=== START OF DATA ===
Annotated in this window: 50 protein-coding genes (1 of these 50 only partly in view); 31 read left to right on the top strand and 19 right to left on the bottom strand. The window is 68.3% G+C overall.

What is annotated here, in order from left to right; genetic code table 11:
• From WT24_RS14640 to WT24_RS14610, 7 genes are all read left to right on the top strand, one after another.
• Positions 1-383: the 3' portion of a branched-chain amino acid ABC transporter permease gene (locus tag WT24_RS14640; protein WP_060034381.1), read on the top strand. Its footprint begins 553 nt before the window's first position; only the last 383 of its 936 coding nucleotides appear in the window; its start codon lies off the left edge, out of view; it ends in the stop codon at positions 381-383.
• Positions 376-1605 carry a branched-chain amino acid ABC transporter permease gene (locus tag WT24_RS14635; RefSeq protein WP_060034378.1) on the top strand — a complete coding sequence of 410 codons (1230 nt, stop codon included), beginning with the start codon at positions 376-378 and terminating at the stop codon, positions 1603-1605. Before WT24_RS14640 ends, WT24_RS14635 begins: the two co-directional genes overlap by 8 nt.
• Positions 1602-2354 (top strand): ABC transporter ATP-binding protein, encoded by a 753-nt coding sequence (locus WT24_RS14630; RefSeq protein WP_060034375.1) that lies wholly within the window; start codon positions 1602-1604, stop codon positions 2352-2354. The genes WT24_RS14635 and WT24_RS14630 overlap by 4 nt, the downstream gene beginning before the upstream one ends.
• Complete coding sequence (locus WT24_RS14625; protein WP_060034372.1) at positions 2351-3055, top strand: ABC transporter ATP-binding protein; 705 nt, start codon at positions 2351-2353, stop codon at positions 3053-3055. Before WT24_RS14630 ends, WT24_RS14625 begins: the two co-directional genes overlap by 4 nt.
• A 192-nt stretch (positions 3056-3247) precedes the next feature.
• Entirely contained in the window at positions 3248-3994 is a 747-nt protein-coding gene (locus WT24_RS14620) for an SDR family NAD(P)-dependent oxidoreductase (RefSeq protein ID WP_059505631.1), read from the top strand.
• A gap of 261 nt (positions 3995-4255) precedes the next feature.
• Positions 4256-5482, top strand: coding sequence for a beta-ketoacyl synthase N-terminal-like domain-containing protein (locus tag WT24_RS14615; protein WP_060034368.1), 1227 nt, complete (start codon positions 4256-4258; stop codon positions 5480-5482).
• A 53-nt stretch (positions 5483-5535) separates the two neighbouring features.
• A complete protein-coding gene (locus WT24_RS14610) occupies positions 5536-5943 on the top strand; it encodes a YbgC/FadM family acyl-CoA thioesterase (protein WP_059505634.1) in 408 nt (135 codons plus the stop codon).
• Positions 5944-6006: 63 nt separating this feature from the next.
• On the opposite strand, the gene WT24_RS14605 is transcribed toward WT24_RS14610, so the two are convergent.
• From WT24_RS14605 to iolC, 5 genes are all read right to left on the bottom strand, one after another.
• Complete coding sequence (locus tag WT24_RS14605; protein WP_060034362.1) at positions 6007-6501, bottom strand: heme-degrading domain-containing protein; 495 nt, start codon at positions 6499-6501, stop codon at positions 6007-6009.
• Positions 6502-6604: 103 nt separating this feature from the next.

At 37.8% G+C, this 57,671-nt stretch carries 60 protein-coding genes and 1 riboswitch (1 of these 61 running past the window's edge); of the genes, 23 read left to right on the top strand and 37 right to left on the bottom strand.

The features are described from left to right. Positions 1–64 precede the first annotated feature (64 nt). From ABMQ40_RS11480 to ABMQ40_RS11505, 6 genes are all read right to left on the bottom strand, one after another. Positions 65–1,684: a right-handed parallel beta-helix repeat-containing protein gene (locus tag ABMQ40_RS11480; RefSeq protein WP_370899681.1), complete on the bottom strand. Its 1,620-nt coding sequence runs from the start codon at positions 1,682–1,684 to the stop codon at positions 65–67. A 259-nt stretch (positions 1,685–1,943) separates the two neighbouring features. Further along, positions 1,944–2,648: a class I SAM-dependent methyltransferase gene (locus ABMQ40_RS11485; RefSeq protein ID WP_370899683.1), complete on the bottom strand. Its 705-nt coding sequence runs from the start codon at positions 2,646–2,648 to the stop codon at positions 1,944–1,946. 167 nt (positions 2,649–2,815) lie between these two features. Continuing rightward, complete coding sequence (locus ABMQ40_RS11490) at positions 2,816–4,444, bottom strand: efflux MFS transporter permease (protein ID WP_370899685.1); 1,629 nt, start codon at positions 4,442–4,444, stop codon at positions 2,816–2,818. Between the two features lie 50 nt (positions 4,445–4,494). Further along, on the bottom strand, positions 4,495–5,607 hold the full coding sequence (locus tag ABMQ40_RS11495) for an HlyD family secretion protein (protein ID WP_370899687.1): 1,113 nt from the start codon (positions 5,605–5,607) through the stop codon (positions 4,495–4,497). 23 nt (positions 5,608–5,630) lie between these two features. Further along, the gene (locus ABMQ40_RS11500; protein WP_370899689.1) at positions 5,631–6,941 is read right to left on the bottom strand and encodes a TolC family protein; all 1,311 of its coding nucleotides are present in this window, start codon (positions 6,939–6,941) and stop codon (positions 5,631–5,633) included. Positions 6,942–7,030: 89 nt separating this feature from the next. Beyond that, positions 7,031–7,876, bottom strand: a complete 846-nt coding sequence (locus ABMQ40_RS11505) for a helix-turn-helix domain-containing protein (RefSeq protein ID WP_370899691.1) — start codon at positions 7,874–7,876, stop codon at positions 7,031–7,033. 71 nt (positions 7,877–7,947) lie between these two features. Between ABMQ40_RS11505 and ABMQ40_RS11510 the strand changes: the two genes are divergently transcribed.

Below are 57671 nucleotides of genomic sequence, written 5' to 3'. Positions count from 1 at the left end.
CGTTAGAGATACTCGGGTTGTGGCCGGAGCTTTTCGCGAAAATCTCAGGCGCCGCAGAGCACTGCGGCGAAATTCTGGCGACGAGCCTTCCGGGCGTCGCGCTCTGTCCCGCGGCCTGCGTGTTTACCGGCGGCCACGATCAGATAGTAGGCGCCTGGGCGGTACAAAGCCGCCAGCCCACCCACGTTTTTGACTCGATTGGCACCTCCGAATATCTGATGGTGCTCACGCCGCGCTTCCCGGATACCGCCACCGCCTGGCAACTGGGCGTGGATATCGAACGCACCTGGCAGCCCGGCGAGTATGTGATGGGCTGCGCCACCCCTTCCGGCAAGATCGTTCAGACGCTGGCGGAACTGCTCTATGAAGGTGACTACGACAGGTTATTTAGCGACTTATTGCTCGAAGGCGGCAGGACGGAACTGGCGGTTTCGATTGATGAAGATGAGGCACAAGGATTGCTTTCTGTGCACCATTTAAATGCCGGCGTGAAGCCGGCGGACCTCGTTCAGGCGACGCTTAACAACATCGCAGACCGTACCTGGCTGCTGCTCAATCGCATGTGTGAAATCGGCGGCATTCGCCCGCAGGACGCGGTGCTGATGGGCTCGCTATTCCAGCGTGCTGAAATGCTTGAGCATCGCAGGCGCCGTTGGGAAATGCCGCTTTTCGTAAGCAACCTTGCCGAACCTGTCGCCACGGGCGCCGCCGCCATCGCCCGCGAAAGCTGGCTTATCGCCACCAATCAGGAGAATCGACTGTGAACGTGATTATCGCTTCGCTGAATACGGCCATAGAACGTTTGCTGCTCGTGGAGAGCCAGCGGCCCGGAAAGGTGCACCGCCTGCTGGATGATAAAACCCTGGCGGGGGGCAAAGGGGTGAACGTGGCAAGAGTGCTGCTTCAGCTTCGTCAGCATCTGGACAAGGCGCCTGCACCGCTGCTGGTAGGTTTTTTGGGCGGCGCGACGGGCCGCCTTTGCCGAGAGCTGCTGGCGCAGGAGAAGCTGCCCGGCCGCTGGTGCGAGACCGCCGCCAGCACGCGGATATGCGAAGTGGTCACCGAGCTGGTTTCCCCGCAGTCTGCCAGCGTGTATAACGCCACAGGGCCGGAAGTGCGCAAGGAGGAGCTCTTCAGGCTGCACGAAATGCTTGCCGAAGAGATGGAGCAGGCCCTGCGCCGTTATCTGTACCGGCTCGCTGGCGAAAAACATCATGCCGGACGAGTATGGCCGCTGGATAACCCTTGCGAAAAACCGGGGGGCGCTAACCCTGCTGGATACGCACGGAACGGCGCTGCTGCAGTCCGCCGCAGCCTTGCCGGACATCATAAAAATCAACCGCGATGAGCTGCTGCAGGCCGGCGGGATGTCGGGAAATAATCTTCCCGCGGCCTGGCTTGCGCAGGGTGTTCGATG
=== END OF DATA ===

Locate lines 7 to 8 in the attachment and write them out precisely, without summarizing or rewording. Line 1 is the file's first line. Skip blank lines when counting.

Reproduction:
• Complete coding sequence (locus WT24_RS14625; protein WP_060034372.1) at positions 2351-3055, top strand: ABC transporter ATP-binding protein; 705 nt, start codon at positions 2351-2353, stop codon at positions 3053-3055. Before WT24_RS14630 ends, WT24_RS14625 begins: the two co-directional genes overlap by 4 nt.
• A 192-nt stretch (positions 3056-3247) precedes the next feature.